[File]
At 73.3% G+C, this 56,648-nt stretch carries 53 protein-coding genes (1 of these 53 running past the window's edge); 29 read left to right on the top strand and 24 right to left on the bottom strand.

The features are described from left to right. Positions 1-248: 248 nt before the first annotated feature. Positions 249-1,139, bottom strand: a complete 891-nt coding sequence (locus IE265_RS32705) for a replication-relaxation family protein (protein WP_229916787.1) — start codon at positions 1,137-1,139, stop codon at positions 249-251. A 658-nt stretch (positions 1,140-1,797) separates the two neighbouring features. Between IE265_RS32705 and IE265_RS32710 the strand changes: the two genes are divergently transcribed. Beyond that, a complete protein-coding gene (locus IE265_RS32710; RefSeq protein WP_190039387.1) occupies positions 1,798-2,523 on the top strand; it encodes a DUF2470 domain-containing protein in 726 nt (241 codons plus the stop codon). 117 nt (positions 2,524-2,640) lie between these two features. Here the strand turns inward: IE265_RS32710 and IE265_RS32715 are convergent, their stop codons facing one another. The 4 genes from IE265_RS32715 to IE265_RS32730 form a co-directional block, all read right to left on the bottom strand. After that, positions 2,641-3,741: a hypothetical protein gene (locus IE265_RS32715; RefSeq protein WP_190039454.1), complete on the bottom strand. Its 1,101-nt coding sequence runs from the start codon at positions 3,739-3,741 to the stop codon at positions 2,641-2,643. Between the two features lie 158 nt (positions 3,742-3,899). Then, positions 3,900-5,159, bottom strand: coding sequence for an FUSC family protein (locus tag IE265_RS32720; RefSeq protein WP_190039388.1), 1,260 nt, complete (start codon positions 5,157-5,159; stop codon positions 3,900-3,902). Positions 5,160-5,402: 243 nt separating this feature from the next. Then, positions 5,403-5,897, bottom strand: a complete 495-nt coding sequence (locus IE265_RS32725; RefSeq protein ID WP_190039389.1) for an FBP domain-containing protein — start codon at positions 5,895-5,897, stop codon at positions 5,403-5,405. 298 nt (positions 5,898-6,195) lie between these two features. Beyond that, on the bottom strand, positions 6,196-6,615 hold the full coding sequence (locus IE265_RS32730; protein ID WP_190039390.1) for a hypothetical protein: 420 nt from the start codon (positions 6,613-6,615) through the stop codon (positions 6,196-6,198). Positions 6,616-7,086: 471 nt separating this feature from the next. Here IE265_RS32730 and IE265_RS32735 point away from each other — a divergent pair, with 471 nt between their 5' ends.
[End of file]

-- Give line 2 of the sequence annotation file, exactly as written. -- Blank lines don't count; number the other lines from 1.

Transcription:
The features are described from left to right. Positions 1-248: 248 nt before the first annotated feature. Positions 249-1,139, bottom strand: a complete 891-nt coding sequence (locus IE265_RS32705) for a replication-relaxation family protein (protein WP_229916787.1) — start codon at positions 1,137-1,139, stop codon at positions 249-251. A 658-nt stretch (positions 1,140-1,797) separates the two neighbouring features. Between IE265_RS32705 and IE265_RS32710 the strand changes: the two genes are divergently transcribed. Beyond that, a complete protein-coding gene (locus IE265_RS32710; RefSeq protein WP_190039387.1) occupies positions 1,798-2,523 on the top strand; it encodes a DUF2470 domain-containing protein in 726 nt (241 codons plus the stop codon). 117 nt (positions 2,524-2,640) lie between these two features. Here the strand turns inward: IE265_RS32710 and IE265_RS32715 are convergent, their stop codons facing one another. The 4 genes from IE265_RS32715 to IE265_RS32730 form a co-directional block, all read right to left on the bottom strand. After that, positions 2,641-3,741: a hypothetical protein gene (locus IE265_RS32715; RefSeq protein WP_190039454.1), complete on the bottom strand. Its 1,101-nt coding sequence runs from the start codon at positions 3,739-3,741 to the stop codon at positions 2,641-2,643. Between the two features lie 158 nt (positions 3,742-3,899). Then, positions 3,900-5,159, bottom strand: coding sequence for an FUSC family protein (locus tag IE265_RS32720; RefSeq protein WP_190039388.1), 1,260 nt, complete (start codon positions 5,157-5,159; stop codon positions 3,900-3,902). Positions 5,160-5,402: 243 nt separating this feature from the next. Then, positions 5,403-5,897, bottom strand: a complete 495-nt coding sequence (locus IE265_RS32725; RefSeq protein ID WP_190039389.1) for an FBP domain-containing protein — start codon at positions 5,895-5,897, stop codon at positions 5,403-5,405. 298 nt (positions 5,898-6,195) lie between these two features. Beyond that, on the bottom strand, positions 6,196-6,615 hold the full coding sequence (locus IE265_RS32730; protein ID WP_190039390.1) for a hypothetical protein: 420 nt from the start codon (positions 6,613-6,615) through the stop codon (positions 6,196-6,198). Positions 6,616-7,086: 471 nt separating this feature from the next. Here IE265_RS32730 and IE265_RS32735 point away from each other — a divergent pair, with 471 nt between their 5' ends.